There were lots of important reports on the U.S. economy released this morning. First, data from Challenger, Gray & Christmas showed that the total number of announced corporate layoffs in America fell by 29 percent in August to 32,188. That is the first month-over-month decrease since May and the second lowest reading of 2016-to-date. Compared to August of 2015, the number of job cuts announced last month are down 22 percent, and total corporate layoffs during the first eight months of 2016 are tracking 10 percent below the 2015 pace. Despite the improvements, one area of the economy that is definitely not helping reduce the number of job cuts announced this year is energy. Indeed, this sector has announced 97,366 layoffs 2016-to-date, a 36 percent increase compared to this same period last year. Interestingly, though, the energy sector layoffs in August occurred mainly at solar firms, whereas job cuts earlier this year were dominated by oil-focused firms. The tech sector has also seen an uptick in announced layoffs in 2016, especially computer firms which have announced 55,567 job cuts this year. John A. Challenger, chief executive officer of Challenger, Gray & Christmas, added that “Since January of last year, there has been a string of large scale job cuts from major players in the technology sector, including Hewlett-Packard, Intel, Dell, Microsoft and, now, Cisco. The surge in cuts does not necessarily signal weakness in the sector, but it certainly signals a shift. In most cases, we are seeing these firms move from making hardware to providing services.”
Next, a report from the Bureau of Labor Statistics (BLS) showed that nonfarm business sector labor productivity (employee output per hour) decreased at an annual rate of 0.6 percent during the second quarter of 2016, as hours worked increased faster than output. This is a downward-revision from July’s initial estimate of a 0.5 percent decline, and therefore signals no improvement from the 0.6 percent decline seen in Q1. Productivity has now declined for three quarters in a row, the first time that has occurred since 1979 and the largest such decrease since 1993. Moreover, productivity fell by 0.4 percent over the past twelve months, the first annual decline recorded in three years, and since the recession ended in 2009, productivity has grown at the slowest annualized pace for any business cycle. Weak business investment has been a big factor behind softer productivity growth. Evidence of this can be found in fixed nonresidential investment, which has declined for three consecutive quarters, and disappointing core capital expenditures. Altogether, this was a discouraging report, especially for Federal Reserve Chair Janet Yellen who earlier last year described productivity growth as the “most important factor determining continued advances in living standards.”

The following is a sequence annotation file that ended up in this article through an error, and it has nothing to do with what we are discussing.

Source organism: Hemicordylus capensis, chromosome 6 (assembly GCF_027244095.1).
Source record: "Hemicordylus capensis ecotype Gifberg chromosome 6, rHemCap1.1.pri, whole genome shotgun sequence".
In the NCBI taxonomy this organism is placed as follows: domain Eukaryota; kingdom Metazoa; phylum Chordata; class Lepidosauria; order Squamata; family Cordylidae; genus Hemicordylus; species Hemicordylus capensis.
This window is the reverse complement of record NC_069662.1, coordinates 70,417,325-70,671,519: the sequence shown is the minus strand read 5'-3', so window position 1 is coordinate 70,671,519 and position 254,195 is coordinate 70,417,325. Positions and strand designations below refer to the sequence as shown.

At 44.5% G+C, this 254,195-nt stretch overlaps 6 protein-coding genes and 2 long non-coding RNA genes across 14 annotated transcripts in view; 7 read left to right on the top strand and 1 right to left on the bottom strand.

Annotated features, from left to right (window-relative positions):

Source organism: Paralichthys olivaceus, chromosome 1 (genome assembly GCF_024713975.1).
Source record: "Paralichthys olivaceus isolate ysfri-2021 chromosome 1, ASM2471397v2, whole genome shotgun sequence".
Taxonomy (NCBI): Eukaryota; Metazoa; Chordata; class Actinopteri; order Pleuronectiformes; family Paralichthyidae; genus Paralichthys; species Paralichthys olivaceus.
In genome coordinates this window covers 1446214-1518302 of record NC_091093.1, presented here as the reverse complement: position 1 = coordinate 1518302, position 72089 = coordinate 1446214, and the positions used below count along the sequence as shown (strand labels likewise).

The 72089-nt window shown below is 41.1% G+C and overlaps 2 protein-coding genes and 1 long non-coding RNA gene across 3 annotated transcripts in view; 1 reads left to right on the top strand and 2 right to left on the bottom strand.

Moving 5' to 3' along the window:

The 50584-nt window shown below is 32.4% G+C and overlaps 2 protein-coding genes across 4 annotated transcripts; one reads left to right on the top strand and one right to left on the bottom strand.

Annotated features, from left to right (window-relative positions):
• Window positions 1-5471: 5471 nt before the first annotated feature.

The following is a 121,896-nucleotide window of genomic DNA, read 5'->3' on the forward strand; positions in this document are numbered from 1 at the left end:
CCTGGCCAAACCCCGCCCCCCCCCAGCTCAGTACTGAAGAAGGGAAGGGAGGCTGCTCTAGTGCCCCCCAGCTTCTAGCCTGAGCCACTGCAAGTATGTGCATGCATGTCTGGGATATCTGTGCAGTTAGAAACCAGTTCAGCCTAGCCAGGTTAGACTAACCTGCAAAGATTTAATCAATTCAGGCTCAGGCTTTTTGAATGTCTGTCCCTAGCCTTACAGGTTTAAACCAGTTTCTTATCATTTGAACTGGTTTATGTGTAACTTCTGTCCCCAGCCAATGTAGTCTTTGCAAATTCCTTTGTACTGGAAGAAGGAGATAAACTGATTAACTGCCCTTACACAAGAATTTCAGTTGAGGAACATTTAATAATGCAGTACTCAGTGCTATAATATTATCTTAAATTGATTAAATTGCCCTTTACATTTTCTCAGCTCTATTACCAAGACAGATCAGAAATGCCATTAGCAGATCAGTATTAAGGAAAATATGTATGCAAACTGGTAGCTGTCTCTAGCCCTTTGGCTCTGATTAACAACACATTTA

Elsewhere, the manufacturing purchasing managers' index (PMI) from IHS Markit ended August at 52.0, a slight pullback from the 9-month high hit in July. Under the hood, new orders and employment expanded at a weaker pace, and inventory volumes declined for the third month running. Moreover, a number of surveyed managers noted that “post-production inventories were depleted in response to softer new business growth and caution regarding the demand outlook.” A lot less encouraging was the Institute for Supply Management (ISM) manufacturing index, also released this morning, which plunged to 49.4 in August. That is significantly worse than expected and the first negative (contractionary) reading in half a year. Measures of new orders, production, employment, inventories, and imports all deteriorated markedly last month but comments from surveyed managers were generally positive. Markit’s chief economist Chris Williamson, added that “Weak domestic demand remains a drag on order books. Concerns about the outlook have also resulted in a marked reduction in the rate of job creation. There’s anecdotal evidence to suggest that this at least in part reflects a slowing in the economy in the lead up to the presidential election, meaning there’s scope for growth to revive later in the year. In the meantime, the overall sluggish pace of expansion signaled by the survey, and the slacking of inflationary pressures, provides support to those arguing that interest rates should remain on hold.”
Finally, data from the U.S. Census Bureau showed that construction spending in America grew at an adjusted annual rate of $1,153.2 billion in July (lagged release). This is unchanged from June and therefore much worse than the 0.6 percent gain economists had anticipated. However, the expectations miss was due largely to a significant upward revision to the June print (-0.6 percent to +0.9 percent), which could also help lead to an improvement in the final estimate of second quarter U.S. gross domestic product (GDP) growth when released later this month. On a year-over-year basis, construction spending expanded by 1.3 percent in July, an increase from the prior month but still one of the slowest paces of annual growth since 2011. Such weakness can be seen in both public and private construction spending, with the former actually turning negative in April. Uncertainty about the U.S. economy and the upcoming election could be partially to blame for the recent softness but some construction spending arenas remain quite strong.
Sources: Econoday, Twitter, Bloomberg, ZH, Challenger, Gray & Christmas, U.S. DoL, IHS Markit, ISM, U.S. Census Bureau, FRBSLPost author: Charles Couch